Caring about your vision Featured

8:00pm EDT June 25, 2009

One of the biggest challenges that Dr. Helene Gayle faces as president and CEO of CARE USA is trying to balance decentralization with integration.

As a 12,000-person organization that fights poverty in 66 countries, she faces the unique task of trying to unite everyone through common goals while also allowing for the flexibility that’s required to adapt to the local needs in each of those countries.

In order to accomplish this, she says you have to first come up with a shared vision across your entire organization.

“By working to develop a shared vision, you have something that pulls your organization together,” Gayle says.

Then you have to use that vision to drive the work, but involve people in the process so it allows for flexibility in executing the vision.

Smart Business spoke with Gayle about how to both create a shared vision and how to carry it throughout your business.

See everything. One of the things that you have as a leader of an organization is you’re the one person, generally, who has the whole organizational overview. So people come with ideas based on where they sit and their particular perspective. As a leader, you have to be an integrator and be able to take all of that and be the person who both understands the external environment, understands the internal, and can look across the whole organization and integrate that.

It takes judgment and the ability to analyze and think about what’s the best course forward. I rely a lot on my senior management team. It’s also important that other leaders in the organization play a role in helping to define the vision and direction forward.

Involve people. It can’t be my vision. It can’t be a top-down vision. It has to be a vision that really embraces the things we do as an organization and pulls a diverse group of stakeholders together to work on building that. It has to be a vision that reflects the realities of our work, so having it be an iterative process that both looks at where are we today in the globe, what are the key challenges, what’s the external environment in which we work, but also what are the local drivers that define our work? It’s this iterative process of looking at the external or global environment but also at the same time have the pieces bubble up that reflect the challenges on the ground.

Get enough of a cross section of viewpoints to bring to the table that it does reflect the different realities that we work in. You can’t have everyone at the table, so you try to figure out a mix of people at different levels in the organization who can make contributions to that and also have external stakeholders who are critical in having you define the external terrain in which you work. ... External stakeholders give you an idea of what your opportunities and challenges are. The internal stakeholders are better at helping you define how you address those. You use them for different reasons and different aspects.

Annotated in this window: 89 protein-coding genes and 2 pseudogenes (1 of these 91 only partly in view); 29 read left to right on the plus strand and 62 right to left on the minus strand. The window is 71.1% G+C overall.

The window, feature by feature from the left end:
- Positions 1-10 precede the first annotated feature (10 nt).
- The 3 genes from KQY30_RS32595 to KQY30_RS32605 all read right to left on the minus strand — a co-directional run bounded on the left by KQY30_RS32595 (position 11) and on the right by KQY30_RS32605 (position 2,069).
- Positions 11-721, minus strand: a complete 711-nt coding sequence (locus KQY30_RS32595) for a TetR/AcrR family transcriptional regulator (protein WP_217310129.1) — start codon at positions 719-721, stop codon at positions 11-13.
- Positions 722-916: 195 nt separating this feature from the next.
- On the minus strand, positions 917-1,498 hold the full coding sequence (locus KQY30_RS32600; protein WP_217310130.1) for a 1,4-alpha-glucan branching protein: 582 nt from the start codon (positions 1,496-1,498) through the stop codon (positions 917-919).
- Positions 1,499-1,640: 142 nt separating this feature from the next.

Be open. Everyone talks about management by walking around. Be open and know your organization and have your ears to the ground so you’re aware of who are key leaders and stakeholders in your organization. It’s having people see you as a listener and as open to viewpoints. If you don’t, clearly people aren’t going to speak openly, and they’re not going to really engage in a process with true candor. And what you want is to have open and candid discussions that make sure that you’re really incorporating different viewpoints.

Part of it is the posture which one takes — a listening posture, an open posture, a willingness to engage different perspectives. It’s being able to show in the way you behave that you are willing to listen to different viewpoints. ... Do you create an atmosphere or environment where people feel free to express differences of opinion and not feel like they will have repercussions for disagreeing or having different viewpoints? Don’t always respond immediately and debate, but allow people to present their viewpoint. It’s in the attitude and the way you encourage people. It’s not putting people down for expressing different viewpoints.

Have a plan. One of the things that happens so often is you may come up with a good direction but not come up with a tangible plan to move in that direction. You’ve got to have something that’s tangible and concrete so that a vision becomes a reality and doesn’t just stay in a theoretical framework. Once you come up with a direction that you want to take an organization in, communicate that, spend a lot of time making sure people understand it and have the opportunity to discuss it, and then be very consistent in how you move your organization forward to align with that vision.

Are you organizationally structured in a way that supports the vision? Do you have incentives within your organization that move people in that direction? Do your next level and next level down managers embrace this? And are they consistent about moving the organization in the same direction? Look at how you align your organization accordingly, and are there both the incentives to move in the direction the organization has chosen to move in and disincentives for not doing that.

That’s why you have performance appraisals and other ways of looking at performance. If you want people to start working more in a team-oriented approach, then as part of people’s performance, you measure how many projects were accomplished as a team as opposed to an individual behavior. Eventually, you’ll drive people more to a team approach. There are ways to have incentives and disincentives, and some of that may be through education and providing information, but it can also be how do you provide the right incentives to adapt to change behavior in ways that you think will strengthen your mission.